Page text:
Monday, July 21, 2014

The Killer Angels Read-along Check-in #3: Day 2, July 2, 1863

The Killer Angels Read-along


In this section I continue to be intrigued by some of the reasons given for why the war is being waged and why some men chose to fight.

The Southerners "called themselves Americans, but they were transplanted Englishmen" (158).

I am fascinated by the idea that the war was fought not because of slavery, but over the resulting class structure that the system maintained. The South was thought by some (many?) to be replicating the aristocracy of Europe. As one foreign observer thinks to himself in this novel, "They haven't left Europe. They've merely transplanted it. And that's what the war is about" (165).

Robert E. Lee, Lieutenant of Engineers, U. S. Army 1838, by William Edward West (1788-1857).
[
In Robert E. Lee: An Album by Emory M. Thomas. New York: WW. Norton & Company, 1999]
  

As for why some of the individual men fought, I was most surprised by General Lee. He was a graduate of West Point (1829) and a career US Army soldier (32 years in service) who didn't want the war and didn't approve of slavery, yet chose to fight for the Confederacy because his people were from Virginia. Lee, at least according to this novel, didn't think the ideas or land was worth the war, but he couldn't fight against his own kin. However, he does end up fighting against old friends. As Longstreet says and Lee agrees, "They're never quite the enemy, those boys in blue" (191).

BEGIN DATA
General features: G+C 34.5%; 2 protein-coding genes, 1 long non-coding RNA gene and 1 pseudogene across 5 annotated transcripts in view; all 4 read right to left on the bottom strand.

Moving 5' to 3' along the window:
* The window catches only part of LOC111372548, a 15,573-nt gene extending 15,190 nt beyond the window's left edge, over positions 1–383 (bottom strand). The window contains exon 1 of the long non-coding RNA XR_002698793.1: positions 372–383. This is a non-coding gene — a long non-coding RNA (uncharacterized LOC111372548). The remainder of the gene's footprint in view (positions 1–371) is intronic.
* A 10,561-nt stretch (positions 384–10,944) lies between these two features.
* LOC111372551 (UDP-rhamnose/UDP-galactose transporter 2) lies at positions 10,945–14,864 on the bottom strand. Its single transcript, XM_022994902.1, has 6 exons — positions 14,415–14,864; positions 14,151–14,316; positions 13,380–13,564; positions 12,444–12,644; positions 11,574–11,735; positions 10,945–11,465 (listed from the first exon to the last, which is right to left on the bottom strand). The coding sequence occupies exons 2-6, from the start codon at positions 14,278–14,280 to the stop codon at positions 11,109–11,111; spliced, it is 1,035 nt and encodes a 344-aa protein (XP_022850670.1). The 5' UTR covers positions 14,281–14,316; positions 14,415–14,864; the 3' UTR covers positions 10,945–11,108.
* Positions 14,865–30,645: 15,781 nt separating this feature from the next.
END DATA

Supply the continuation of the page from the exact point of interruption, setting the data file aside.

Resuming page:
Robert E. Lee in 1863
[Unattributed - Heritage Auction Archives]

Some of the battle scene descriptions completely captiviated me, particularly the bayonet charge that Chamberlain's troops made to defend Little Round Top. After reading this section, I read more about that action, including this informative article by James R. Brann that explains how Chamberlain didn't win this skirmish by himself, of course, and how he contributed to his own legend in the post-war years. Once again the enlisted men, (like Sergeant Andrew Tozier) who create the circumstances for which officers take credit, are, for the most part, ignored.

Talk about class issues.

All snarkiness aside, as a writer myself it is interesting to see how Shaara uses historic figures and the historic record in a way that intensify and streamlines his story.

What stands out for you in this section of the novel?

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